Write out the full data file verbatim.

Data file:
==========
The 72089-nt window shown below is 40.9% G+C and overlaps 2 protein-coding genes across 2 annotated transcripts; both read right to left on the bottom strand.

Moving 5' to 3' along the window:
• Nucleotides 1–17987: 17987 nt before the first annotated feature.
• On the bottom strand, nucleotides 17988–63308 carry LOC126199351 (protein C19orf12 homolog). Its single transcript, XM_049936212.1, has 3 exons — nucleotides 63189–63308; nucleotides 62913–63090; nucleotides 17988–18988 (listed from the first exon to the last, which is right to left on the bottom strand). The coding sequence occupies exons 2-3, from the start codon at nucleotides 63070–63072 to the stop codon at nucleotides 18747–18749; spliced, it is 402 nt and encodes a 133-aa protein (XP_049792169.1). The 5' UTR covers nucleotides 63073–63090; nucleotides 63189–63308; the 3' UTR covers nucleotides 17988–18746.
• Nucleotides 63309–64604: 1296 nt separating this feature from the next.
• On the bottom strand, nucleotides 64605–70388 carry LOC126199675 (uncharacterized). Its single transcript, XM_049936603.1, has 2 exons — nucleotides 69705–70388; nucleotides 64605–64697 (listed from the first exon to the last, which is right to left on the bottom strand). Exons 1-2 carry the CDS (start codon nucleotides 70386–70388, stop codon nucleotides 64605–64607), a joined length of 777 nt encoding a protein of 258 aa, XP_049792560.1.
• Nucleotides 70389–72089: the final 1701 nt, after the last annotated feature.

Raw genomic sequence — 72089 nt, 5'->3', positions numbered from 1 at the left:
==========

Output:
The 72089-nt window shown below is 40.9% G+C and overlaps 2 protein-coding genes across 2 annotated transcripts; both read right to left on the bottom strand.

Moving 5' to 3' along the window:
• Nucleotides 1–17987: 17987 nt before the first annotated feature.
• On the bottom strand, nucleotides 17988–63308 carry LOC126199351 (protein C19orf12 homolog). Its single transcript, XM_049936212.1, has 3 exons — nucleotides 63189–63308; nucleotides 62913–63090; nucleotides 17988–18988 (listed from the first exon to the last, which is right to left on the bottom strand). The coding sequence occupies exons 2-3, from the start codon at nucleotides 63070–63072 to the stop codon at nucleotides 18747–18749; spliced, it is 402 nt and encodes a 133-aa protein (XP_049792169.1). The 5' UTR covers nucleotides 63073–63090; nucleotides 63189–63308; the 3' UTR covers nucleotides 17988–18746.
• Nucleotides 63309–64604: 1296 nt separating this feature from the next.
• On the bottom strand, nucleotides 64605–70388 carry LOC126199675 (uncharacterized). Its single transcript, XM_049936603.1, has 2 exons — nucleotides 69705–70388; nucleotides 64605–64697 (listed from the first exon to the last, which is right to left on the bottom strand). Exons 1-2 carry the CDS (start codon nucleotides 70386–70388, stop codon nucleotides 64605–64607), a joined length of 777 nt encoding a protein of 258 aa, XP_049792560.1.
• Nucleotides 70389–72089: the final 1701 nt, after the last annotated feature.

Raw genomic sequence — 72089 nt, 5'->3', positions numbered from 1 at the left: